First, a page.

A NEW AND NOVEL FAN. [Newspaper Article] — The World's News — 15 February 1902
A NEW AND NOVEL FAN. &nbsp; —♦— A theatrical critic mentions that he has en- countered a new sort of fan. He sat next a lady at the theatre the other night who from time to time produced a kind of miniature windmill which she held up to her face. It was rather disturbing. The little machine was noiseless, and looked like an ordinary fan. It appears that the tortoiseshell stem is hollow: you press a little steel rod rapidly and the air propelled up wards makes a little metal sail at the top revolve. The principle is the same as that of the ventilators in restaurants.
A BIG PAPER MACHINE. [Newspaper Article] — The World's News — 15 February 1902
A BIG PAPER MACHINE. When a Lancashire paper-mill put in a 145in. &nbsp; machine it was looked upon as wonderful. The &nbsp; Americans began by sneering at big machines as &nbsp; cumbersome and useless, but quickly broke the &nbsp; record at 152in., then at 158in., and then at 162in. &nbsp; Now they are dissatisfied with this, and a &nbsp; machine is in hand that will require a wire 165in. &nbsp; wide, and will furnish 156in. of trimmed paper. &nbsp; This machine will hold the record for a time, &nbsp; and for a short time only, for there are people &nbsp; who have in mind the construction of a 172in. &nbsp; machine. The 165in. machine will have only &nbsp; two speeds, 400ft. and 500ft., and it is expected &nbsp; that it will produce 40 tons of newspaper a &nbsp; day. &nbsp;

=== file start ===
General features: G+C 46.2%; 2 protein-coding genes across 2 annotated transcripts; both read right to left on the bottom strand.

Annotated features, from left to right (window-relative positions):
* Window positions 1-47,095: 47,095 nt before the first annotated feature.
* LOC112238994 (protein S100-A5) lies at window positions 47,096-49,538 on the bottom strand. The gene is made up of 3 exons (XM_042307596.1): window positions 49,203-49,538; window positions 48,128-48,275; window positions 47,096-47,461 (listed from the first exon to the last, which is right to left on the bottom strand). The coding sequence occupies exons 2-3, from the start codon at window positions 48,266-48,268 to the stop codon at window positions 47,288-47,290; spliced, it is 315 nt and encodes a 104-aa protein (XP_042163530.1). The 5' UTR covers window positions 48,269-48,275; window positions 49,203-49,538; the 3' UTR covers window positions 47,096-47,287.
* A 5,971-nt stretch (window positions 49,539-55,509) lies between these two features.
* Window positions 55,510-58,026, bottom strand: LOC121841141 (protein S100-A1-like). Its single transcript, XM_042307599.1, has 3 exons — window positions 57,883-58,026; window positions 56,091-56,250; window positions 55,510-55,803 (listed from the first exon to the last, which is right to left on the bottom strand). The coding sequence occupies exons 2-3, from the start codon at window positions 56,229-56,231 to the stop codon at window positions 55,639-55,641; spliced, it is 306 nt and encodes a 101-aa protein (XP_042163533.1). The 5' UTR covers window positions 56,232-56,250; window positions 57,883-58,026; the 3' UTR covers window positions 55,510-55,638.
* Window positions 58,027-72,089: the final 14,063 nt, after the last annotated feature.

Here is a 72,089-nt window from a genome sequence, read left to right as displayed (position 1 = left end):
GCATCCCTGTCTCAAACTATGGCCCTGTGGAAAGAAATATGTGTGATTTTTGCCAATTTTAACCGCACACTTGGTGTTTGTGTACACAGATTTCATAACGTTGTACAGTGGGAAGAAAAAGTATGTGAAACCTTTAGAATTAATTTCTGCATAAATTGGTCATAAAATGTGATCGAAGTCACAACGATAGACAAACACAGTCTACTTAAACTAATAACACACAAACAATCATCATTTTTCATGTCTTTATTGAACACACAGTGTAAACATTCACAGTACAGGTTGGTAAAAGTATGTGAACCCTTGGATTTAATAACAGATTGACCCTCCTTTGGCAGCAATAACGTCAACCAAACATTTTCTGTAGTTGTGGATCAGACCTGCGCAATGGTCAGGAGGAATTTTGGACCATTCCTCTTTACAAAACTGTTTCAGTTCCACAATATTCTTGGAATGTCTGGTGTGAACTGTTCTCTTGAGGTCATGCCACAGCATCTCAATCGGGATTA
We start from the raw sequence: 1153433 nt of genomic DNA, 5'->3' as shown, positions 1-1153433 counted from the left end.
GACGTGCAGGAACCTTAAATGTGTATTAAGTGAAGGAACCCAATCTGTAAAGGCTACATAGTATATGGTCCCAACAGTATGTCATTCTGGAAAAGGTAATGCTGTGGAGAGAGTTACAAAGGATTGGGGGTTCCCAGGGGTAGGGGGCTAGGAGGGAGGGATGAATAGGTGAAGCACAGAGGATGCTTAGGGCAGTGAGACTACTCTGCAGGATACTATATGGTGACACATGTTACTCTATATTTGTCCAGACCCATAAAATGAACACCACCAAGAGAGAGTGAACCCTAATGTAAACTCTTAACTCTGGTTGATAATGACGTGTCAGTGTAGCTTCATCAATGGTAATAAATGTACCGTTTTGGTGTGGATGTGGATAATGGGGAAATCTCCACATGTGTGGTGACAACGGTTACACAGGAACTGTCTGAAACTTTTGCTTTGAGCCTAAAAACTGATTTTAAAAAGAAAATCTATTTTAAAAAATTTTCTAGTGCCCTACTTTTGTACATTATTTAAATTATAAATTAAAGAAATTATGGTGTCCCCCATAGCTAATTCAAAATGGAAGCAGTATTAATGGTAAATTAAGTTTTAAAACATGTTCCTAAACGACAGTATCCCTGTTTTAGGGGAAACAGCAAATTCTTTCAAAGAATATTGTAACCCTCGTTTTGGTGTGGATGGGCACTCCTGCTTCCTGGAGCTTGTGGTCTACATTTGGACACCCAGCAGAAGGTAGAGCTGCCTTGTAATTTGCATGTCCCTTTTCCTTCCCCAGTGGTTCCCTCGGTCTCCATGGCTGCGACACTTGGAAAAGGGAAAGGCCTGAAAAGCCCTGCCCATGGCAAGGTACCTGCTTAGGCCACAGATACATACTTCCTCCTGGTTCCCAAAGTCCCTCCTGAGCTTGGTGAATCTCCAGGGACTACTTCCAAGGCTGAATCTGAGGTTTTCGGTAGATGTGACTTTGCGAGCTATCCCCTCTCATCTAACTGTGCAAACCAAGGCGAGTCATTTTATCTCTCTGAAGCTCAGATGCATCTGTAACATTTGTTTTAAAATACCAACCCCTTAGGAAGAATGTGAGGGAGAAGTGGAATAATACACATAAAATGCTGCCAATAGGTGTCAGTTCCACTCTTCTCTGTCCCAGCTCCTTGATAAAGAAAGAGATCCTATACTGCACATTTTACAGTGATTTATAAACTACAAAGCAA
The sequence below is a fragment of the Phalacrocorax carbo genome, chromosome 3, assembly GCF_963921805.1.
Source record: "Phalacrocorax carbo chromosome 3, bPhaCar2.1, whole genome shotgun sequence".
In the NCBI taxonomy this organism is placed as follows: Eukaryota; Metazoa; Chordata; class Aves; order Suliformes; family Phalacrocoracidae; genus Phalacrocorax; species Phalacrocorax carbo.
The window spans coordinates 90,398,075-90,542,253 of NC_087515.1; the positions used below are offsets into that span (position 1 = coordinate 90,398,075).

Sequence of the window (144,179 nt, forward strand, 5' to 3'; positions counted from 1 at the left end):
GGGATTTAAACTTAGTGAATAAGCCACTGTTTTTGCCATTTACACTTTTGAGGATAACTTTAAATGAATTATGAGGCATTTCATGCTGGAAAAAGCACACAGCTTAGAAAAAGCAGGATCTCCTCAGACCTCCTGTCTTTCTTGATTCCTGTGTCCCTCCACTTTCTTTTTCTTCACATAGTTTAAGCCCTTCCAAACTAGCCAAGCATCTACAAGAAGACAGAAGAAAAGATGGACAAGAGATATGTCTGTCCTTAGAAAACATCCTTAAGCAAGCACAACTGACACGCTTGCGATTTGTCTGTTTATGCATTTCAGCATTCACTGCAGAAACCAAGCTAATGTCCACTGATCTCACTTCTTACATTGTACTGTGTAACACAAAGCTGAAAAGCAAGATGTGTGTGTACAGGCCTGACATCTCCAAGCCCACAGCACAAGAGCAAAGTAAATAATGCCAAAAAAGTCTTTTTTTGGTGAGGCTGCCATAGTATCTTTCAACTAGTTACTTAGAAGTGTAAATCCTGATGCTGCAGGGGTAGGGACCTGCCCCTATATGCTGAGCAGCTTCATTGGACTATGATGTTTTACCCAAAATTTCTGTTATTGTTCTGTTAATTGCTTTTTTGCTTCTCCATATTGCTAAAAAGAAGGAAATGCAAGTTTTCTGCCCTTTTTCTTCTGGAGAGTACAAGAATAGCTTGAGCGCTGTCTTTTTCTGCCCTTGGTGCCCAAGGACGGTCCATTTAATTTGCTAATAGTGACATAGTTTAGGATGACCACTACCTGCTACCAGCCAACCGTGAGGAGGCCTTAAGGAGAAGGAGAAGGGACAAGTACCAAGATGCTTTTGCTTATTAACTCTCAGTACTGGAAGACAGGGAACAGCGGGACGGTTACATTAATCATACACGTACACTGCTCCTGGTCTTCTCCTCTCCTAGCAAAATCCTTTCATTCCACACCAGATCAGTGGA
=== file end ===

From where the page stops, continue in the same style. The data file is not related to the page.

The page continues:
THE POOR MAN'S BEER. [Newspaper Article] — The World's News — 15 February 1902
THE POOR MAN'S BEER. —♦— The inventor is prepared for every emergency. &nbsp; &nbsp; He has already recognised that the Child Mes- &nbsp; &nbsp; senger Act opens a new field for his ingenuity, &nbsp; &nbsp; and has suggested devices without end to enable &nbsp; &nbsp; the poor man to get his beer. The "Daily Mail" &nbsp; &nbsp; describes some of these. One of the most in- &nbsp; &nbsp; genious of the new inventions to meet the Act is &nbsp; &nbsp; a round tin very much like a Swiss milk tin in &nbsp; &nbsp; shape, but large enough to hold a reputed pint, &nbsp; &nbsp; as required by the new law. The top is fixed &nbsp; &nbsp; down by pressing it into the rim, its bevelled edge getting tighter the more it is pressed. At the side are two rails of wire, one is attached to the lid, and the other to the body of the tin. When the l...
FOR CARRIERS. [Newspaper Article] — The World's News — 15 February 1902